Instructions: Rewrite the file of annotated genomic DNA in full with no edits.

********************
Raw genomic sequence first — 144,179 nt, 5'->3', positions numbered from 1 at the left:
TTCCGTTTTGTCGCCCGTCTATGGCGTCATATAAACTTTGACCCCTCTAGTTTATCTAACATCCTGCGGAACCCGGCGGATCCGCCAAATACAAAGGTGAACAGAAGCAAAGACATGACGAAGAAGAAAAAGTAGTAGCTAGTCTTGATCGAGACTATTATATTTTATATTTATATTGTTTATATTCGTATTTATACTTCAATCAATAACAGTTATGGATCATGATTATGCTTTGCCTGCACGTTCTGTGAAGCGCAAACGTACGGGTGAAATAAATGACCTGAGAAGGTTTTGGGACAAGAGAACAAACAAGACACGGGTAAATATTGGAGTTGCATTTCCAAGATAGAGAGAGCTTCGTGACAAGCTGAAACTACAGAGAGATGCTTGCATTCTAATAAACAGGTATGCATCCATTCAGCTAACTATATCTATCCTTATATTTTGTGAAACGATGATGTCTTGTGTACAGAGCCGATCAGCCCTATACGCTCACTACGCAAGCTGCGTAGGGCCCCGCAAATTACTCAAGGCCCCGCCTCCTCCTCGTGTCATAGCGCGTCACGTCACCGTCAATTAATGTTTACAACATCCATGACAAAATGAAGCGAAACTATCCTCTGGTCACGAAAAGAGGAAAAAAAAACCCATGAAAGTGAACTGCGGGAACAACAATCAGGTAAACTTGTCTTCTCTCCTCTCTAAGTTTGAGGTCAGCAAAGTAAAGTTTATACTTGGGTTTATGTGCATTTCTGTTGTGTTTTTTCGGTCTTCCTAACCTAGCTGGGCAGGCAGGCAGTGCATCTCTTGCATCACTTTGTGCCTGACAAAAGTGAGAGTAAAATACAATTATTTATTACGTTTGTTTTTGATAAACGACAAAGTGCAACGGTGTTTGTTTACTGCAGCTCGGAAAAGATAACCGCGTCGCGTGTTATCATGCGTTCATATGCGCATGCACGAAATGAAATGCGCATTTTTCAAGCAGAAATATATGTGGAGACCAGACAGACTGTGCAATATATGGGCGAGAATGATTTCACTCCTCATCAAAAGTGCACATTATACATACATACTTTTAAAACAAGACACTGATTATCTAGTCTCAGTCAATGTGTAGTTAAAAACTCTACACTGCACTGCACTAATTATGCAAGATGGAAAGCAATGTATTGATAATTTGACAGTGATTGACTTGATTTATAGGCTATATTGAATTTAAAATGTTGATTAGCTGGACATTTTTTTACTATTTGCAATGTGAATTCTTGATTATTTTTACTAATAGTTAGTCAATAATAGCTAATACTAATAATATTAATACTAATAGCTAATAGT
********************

Raw genomic sequence first — 144,179 nt, 5'->3', positions numbered from 1 at the left:
TTCCGTTTTGTCGCCCGTCTATGGCGTCATATAAACTTTGACCCCTCTAGTTTATCTAACATCCTGCGGAACCCGGCGGATCCGCCAAATACAAAGGTGAACAGAAGCAAAGACATGACGAAGAAGAAAAAGTAGTAGCTAGTCTTGATCGAGACTATTATATTTTATATTTATATTGTTTATATTCGTATTTATACTTCAATCAATAACAGTTATGGATCATGATTATGCTTTGCCTGCACGTTCTGTGAAGCGCAAACGTACGGGTGAAATAAATGACCTGAGAAGGTTTTGGGACAAGAGAACAAACAAGACACGGGTAAATATTGGAGTTGCATTTCCAAGATAGAGAGAGCTTCGTGACAAGCTGAAACTACAGAGAGATGCTTGCATTCTAATAAACAGGTATGCATCCATTCAGCTAACTATATCTATCCTTATATTTTGTGAAACGATGATGTCTTGTGTACAGAGCCGATCAGCCCTATACGCTCACTACGCAAGCTGCGTAGGGCCCCGCAAATTACTCAAGGCCCCGCCTCCTCCTCGTGTCATAGCGCGTCACGTCACCGTCAATTAATGTTTACAACATCCATGACAAAATGAAGCGAAACTATCCTCTGGTCACGAAAAGAGGAAAAAAAAACCCATGAAAGTGAACTGCGGGAACAACAATCAGGTAAACTTGTCTTCTCTCCTCTCTAAGTTTGAGGTCAGCAAAGTAAAGTTTATACTTGGGTTTATGTGCATTTCTGTTGTGTTTTTTCGGTCTTCCTAACCTAGCTGGGCAGGCAGGCAGTGCATCTCTTGCATCACTTTGTGCCTGACAAAAGTGAGAGTAAAATACAATTATTTATTACGTTTGTTTTTGATAAACGACAAAGTGCAACGGTGTTTGTTTACTGCAGCTCGGAAAAGATAACCGCGTCGCGTGTTATCATGCGTTCATATGCGCATGCACGAAATGAAATGCGCATTTTTCAAGCAGAAATATATGTGGAGACCAGACAGACTGTGCAATATATGGGCGAGAATGATTTCACTCCTCATCAAAAGTGCACATTATACATACATACTTTTAAAACAAGACACTGATTATCTAGTCTCAGTCAATGTGTAGTTAAAAACTCTACACTGCACTGCACTAATTATGCAAGATGGAAAGCAATGTATTGATAATTTGACAGTGATTGACTTGATTTATAGGCTATATTGAATTTAAAATGTTGATTAGCTGGACATTTTTTTACTATTTGCAATGTGAATTCTTGATTATTTTTACTAATAGTTAGTCAATAATAGCTAATACTAATAATATTAATACTAATAGCTAATAGT